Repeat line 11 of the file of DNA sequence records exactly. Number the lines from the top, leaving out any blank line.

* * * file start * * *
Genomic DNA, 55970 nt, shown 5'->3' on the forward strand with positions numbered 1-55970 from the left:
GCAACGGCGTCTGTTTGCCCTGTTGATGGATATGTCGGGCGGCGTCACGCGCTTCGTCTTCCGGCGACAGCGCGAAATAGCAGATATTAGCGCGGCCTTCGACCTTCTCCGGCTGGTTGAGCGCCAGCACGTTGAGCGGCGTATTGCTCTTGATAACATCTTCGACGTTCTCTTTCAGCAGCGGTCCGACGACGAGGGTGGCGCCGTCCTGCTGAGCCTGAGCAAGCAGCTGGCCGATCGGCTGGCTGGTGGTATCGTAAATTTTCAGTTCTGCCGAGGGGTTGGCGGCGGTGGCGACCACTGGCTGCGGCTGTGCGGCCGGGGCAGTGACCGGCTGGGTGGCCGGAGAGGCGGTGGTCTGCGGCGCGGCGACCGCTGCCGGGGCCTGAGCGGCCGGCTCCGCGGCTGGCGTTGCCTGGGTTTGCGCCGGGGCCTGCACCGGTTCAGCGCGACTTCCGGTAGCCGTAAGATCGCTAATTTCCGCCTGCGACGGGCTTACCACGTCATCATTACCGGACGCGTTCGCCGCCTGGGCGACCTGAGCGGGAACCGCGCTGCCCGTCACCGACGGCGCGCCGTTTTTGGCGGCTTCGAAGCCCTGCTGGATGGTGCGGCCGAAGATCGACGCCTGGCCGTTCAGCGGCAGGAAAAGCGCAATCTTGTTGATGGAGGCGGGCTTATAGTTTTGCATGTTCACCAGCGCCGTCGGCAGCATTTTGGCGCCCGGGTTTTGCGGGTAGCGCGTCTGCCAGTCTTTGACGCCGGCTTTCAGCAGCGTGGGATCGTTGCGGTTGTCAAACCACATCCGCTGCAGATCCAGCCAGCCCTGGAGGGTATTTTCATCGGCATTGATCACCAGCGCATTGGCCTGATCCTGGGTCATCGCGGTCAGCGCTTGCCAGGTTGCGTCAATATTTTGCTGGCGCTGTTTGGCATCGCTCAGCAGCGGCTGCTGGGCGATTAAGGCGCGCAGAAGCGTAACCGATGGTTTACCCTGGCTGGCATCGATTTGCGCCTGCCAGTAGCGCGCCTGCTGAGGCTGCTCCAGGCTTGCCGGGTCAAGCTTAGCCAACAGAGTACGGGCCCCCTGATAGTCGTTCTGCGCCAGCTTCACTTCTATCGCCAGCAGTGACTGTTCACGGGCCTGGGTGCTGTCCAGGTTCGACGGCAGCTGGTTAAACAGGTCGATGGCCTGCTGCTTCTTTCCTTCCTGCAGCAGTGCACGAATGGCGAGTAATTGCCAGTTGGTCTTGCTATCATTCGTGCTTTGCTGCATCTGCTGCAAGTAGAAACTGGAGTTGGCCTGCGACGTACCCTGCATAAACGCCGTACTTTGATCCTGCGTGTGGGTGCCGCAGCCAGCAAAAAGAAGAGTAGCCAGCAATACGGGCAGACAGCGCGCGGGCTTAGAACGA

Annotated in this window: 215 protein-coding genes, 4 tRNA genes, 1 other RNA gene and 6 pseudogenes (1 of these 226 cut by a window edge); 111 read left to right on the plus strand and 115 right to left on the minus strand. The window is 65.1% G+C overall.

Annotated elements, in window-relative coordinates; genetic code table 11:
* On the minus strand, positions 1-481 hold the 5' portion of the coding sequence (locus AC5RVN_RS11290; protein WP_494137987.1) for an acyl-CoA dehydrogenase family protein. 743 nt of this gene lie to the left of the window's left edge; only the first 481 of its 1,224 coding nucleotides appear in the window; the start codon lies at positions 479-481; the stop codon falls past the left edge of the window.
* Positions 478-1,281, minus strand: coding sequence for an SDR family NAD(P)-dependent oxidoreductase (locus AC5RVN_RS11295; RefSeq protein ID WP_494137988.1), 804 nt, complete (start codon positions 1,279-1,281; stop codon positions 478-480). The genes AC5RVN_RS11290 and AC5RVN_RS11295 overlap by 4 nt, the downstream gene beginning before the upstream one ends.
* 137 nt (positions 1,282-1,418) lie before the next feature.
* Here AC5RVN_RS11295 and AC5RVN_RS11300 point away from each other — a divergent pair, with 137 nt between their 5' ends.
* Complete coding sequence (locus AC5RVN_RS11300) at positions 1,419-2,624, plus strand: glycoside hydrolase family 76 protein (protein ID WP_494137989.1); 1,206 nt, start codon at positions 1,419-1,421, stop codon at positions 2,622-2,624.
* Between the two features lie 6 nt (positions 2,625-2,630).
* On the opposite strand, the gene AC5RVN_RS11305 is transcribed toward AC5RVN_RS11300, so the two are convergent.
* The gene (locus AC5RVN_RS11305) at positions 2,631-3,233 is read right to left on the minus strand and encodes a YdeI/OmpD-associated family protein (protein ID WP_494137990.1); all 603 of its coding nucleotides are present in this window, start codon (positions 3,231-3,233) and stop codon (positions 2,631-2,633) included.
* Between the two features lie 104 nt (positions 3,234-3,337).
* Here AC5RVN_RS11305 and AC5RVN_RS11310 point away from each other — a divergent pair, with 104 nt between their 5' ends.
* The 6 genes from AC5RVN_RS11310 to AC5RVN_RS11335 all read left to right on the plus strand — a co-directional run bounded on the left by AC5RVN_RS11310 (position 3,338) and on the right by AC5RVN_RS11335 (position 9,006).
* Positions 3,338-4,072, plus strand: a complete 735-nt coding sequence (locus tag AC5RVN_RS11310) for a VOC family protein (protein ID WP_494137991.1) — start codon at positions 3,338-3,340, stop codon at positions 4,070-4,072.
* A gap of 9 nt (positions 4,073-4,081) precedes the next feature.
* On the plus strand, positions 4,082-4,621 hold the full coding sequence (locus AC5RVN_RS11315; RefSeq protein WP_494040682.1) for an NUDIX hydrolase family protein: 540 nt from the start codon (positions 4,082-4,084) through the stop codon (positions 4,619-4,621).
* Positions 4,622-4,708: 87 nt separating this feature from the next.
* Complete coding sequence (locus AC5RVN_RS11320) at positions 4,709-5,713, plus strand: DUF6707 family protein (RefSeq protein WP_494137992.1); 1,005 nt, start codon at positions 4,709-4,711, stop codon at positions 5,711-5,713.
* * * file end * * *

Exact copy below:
* On the opposite strand, the gene AC5RVN_RS11305 is transcribed toward AC5RVN_RS11300, so the two are convergent.